Does your state require testing in your homeschool? If not, have you considered administering a standardized test?
I’ve found the testing experience to be valuable for several reasons.
This year we decided to give Curly (1st grade) the Stanford test. I was excited when we got our results and saw that she had done very well. I expected her to struggle with the math section since math is not her strongest subject; however, I was pleased to see that our hard work on math in 1st grade had paid off. She did not miss a single math question in any of the sections! Seeing our results showed me that we were on the right track and I found them to be encouraging as well.
We fall into the latter category. I don’t avoid testing and I don’t have to test through our state. I gave Curly a standardized test for several reasons. Let me outline them for you…….
Why We Test:
To learn how tests work
I want my kids to have practice taking tests so they can see how they work. Before Curly took the test we talked about the different kind of questions that would be asked. I also gave her strategies for completing multiple choice tests such as reading all the answers before choosing one and crossing off any that are wrong to being to eliminate answer choices. I want my kids to understand test taking strategies and learn to assess what the test is really asking of them. This is just a great way to practice and see how test questions are asked and how answers are presented.
To practice for the inevitable test taking scenarios later in life
My husband has had to complete many tests for his job and for continuing education for some of his licenses. I had to take tests to enter college, to qualify for scholarships, and throughout my college years. Tests are part of our society and part of our education system. While I don’t always agree with the purpose of the test or the way the test is scored, my kids will have to take tests at some point. I would rather have them practice now on tests that don’t matter so they are prepared when for tests when the results do matter.
To provide one way to assess progress
Hear me out on this one. I don’t think standardized tests are a very accurate measure of progress. I sit with my kids during their lessons; I help them with their assignments; I teach and re-teach concepts to them. I know exactly where they struggle and how well they are doing in most subjects. Tests are just another measure of assessment. I feel better covering my bases and evaluating my kids through various methods. Then I can use what I’ve learned from each method and get a more complete picture of their progress and their learning.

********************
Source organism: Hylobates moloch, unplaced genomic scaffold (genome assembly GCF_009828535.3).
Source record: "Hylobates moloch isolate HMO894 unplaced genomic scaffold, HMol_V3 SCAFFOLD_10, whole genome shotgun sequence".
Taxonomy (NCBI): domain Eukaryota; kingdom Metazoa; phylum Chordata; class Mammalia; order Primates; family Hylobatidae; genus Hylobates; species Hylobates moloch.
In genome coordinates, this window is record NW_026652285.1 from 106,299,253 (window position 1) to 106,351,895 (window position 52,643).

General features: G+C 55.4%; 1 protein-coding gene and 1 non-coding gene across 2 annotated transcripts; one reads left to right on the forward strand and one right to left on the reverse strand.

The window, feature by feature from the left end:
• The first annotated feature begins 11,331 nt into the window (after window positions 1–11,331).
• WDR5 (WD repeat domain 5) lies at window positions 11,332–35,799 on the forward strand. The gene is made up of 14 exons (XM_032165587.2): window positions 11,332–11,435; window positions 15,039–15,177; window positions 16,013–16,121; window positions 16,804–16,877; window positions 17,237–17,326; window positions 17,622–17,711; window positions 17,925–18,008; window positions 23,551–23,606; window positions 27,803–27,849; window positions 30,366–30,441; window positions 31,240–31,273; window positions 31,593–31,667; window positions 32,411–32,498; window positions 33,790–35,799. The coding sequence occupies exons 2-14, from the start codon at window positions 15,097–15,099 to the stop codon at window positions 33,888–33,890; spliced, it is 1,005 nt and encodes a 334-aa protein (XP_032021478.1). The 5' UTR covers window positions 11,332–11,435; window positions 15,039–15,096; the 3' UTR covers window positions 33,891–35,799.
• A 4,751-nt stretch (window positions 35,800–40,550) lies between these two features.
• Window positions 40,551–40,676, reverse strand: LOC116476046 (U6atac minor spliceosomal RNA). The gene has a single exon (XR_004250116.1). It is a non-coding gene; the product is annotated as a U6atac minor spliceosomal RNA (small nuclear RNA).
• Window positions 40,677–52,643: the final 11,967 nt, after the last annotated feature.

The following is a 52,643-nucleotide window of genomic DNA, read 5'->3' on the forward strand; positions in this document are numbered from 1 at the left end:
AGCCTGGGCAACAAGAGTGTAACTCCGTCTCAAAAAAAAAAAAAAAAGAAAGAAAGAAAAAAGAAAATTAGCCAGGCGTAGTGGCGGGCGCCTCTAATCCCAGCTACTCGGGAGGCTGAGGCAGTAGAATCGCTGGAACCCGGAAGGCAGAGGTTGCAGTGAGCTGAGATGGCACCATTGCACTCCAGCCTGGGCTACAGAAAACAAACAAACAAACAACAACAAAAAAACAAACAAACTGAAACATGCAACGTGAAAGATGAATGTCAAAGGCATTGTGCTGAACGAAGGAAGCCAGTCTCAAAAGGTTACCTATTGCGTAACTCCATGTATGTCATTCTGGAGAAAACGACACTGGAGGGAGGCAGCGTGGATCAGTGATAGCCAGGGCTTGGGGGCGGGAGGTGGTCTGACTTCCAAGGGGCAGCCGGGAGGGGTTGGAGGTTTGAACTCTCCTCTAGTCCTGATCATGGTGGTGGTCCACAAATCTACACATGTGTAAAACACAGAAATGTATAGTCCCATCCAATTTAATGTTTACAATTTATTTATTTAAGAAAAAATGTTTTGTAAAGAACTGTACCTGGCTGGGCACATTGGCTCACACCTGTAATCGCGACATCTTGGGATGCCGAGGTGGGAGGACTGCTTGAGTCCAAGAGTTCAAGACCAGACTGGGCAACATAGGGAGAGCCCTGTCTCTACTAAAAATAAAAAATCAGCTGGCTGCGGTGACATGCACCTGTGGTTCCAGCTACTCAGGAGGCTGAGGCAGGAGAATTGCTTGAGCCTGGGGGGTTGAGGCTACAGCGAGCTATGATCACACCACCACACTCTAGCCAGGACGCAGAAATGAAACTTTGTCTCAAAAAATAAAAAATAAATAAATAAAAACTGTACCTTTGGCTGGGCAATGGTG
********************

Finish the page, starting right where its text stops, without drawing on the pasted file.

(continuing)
To reduce test anxiety
I never had test anxiety in school but I had several friends who would freeze on tests. I want my children to view tests in the same way I do – as something that needs to be completed to the best of your ability – and that’s it. They are not something to cause panic. You can approach them with the information you’ve learned and with strategies for eliminating wrong answers and reading questions carefully. I want my children to have the knowledge and skills to approach test taking without fear. And I feel the way to ensure that my children don’t panic at test taking time is to give them lots of practice.
To practice working independently
I have a child who doesn’t want to do anything a part from me. This child wants assurance, feedback, and lots of direction. While I’m happy to give detailed instructions and lots of help and encouragement, there are times when my kids will have to follow the instructions as they are given. They will have to make judgement calls and they will have to work independently with confidence. Before I give tests I remind my kids that this is for them to show me what they can do without my help. They are to do their very best – which doesn’t mean perfection. Then they will have the chance to see how they did and learn from mistakes. But the most important thing about the test is that they answered every question on their own.
To put skills into practice
I want my children to be able to put all the skills they learned in various subjects into practice and show me they can apply what they’ve learned without any prompting from me. Tests give them the chance to integrate and apply the information they’ve learned. And comprehensive tests require them to recall facts and information from months prior and use what they’ve learned to complete the test. I want to see them applying what they’ve learned in various ways. Tests give them an independent avenue for applying what they have learned.
To keep detailed records
I don’t have to test for my state but there’s no guarantee that the laws won’t change or that we won’t move to another state. I don’t want to see homeschooling more regulated in any state, but I want to be prepared in case the laws change. I want to keep accurate records of what curriculum we use and how my children are progressing. Test results are one way that I can keep a progress report in case my homeschool is ever challenged or the laws require more detailed record-keeping of me.
To give me peace of mind
I will admit that while I don’t think standardized tests are very helpful, it was extremely reassuring to see Curly’s scores that were above average in every area. I felt like what we were doing was maybe successful! I know homeschool moms can struggle with self-doubt and wonder if they are doing enough, too much, or leaving gaps in their child’s education. Well, seeing the results on paper reassured me that Curly was not suffering in her education. I felt confident to continue on our current track and keep working to challenge her.
So, while testing is not right for everyone and may not be a part of every homeschool, it is a small part of our school here at Lextin Academy.